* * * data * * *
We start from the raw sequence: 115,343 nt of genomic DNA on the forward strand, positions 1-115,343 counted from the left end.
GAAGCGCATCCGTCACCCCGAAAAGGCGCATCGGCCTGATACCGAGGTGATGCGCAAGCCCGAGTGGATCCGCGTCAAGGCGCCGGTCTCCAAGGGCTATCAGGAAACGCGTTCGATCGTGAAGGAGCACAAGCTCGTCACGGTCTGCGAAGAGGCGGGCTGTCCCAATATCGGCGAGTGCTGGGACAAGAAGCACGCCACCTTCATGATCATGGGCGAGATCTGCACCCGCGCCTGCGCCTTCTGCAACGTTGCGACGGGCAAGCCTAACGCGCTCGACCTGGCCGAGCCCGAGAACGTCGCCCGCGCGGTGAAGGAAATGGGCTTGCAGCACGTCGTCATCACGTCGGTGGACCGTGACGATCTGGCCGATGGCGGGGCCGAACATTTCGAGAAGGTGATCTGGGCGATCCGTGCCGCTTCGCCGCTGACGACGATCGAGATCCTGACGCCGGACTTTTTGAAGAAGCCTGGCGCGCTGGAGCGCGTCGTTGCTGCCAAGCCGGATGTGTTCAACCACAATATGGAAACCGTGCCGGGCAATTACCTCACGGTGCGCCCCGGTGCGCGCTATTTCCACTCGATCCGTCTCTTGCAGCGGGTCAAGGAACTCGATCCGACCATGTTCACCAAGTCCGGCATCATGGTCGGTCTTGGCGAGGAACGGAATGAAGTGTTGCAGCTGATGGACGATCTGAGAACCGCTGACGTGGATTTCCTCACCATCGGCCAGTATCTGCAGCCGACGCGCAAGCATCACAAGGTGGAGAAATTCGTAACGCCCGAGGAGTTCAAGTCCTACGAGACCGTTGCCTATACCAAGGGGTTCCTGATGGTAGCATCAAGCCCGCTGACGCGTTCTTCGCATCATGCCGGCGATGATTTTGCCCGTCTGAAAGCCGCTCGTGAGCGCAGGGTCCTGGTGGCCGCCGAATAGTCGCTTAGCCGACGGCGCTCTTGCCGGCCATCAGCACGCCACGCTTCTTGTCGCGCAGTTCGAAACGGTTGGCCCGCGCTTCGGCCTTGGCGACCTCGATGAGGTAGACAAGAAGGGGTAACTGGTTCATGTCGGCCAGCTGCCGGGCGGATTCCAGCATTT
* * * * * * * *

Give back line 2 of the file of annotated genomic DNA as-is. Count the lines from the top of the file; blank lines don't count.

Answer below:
GAAGCGCATCCGTCACCCCGAAAAGGCGCATCGGCCTGATACCGAGGTGATGCGCAAGCCCGAGTGGATCCGCGTCAAGGCGCCGGTCTCCAAGGGCTATCAGGAAACGCGTTCGATCGTGAAGGAGCACAAGCTCGTCACGGTCTGCGAAGAGGCGGGCTGTCCCAATATCGGCGAGTGCTGGGACAAGAAGCACGCCACCTTCATGATCATGGGCGAGATCTGCACCCGCGCCTGCGCCTTCTGCAACGTTGCGACGGGCAAGCCTAACGCGCTCGACCTGGCCGAGCCCGAGAACGTCGCCCGCGCGGTGAAGGAAATGGGCTTGCAGCACGTCGTCATCACGTCGGTGGACCGTGACGATCTGGCCGATGGCGGGGCCGAACATTTCGAGAAGGTGATCTGGGCGATCCGTGCCGCTTCGCCGCTGACGACGATCGAGATCCTGACGCCGGACTTTTTGAAGAAGCCTGGCGCGCTGGAGCGCGTCGTTGCTGCCAAGCCGGATGTGTTCAACCACAATATGGAAACCGTGCCGGGCAATTACCTCACGGTGCGCCCCGGTGCGCGCTATTTCCACTCGATCCGTCTCTTGCAGCGGGTCAAGGAACTCGATCCGACCATGTTCACCAAGTCCGGCATCATGGTCGGTCTTGGCGAGGAACGGAATGAAGTGTTGCAGCTGATGGACGATCTGAGAACCGCTGACGTGGATTTCCTCACCATCGGCCAGTATCTGCAGCCGACGCGCAAGCATCACAAGGTGGAGAAATTCGTAACGCCCGAGGAGTTCAAGTCCTACGAGACCGTTGCCTATACCAAGGGGTTCCTGATGGTAGCATCAAGCCCGCTGACGCGTTCTTCGCATCATGCCGGCGATGATTTTGCCCGTCTGAAAGCCGCTCGTGAGCGCAGGGTCCTGGTGGCCGCCGAATAGTCGCTTAGCCGACGGCGCTCTTGCCGGCCATCAGCACGCCACGCTTCTTGTCGCGCAGTTCGAAACGGTTGGCCCGCGCTTCGGCCTTGGCGACCTCGATGAGGTAGACAAGAAGGGGTAACTGGTTCATGTCGGCCAGCTGCCGGGCGGATTCCAGCATTT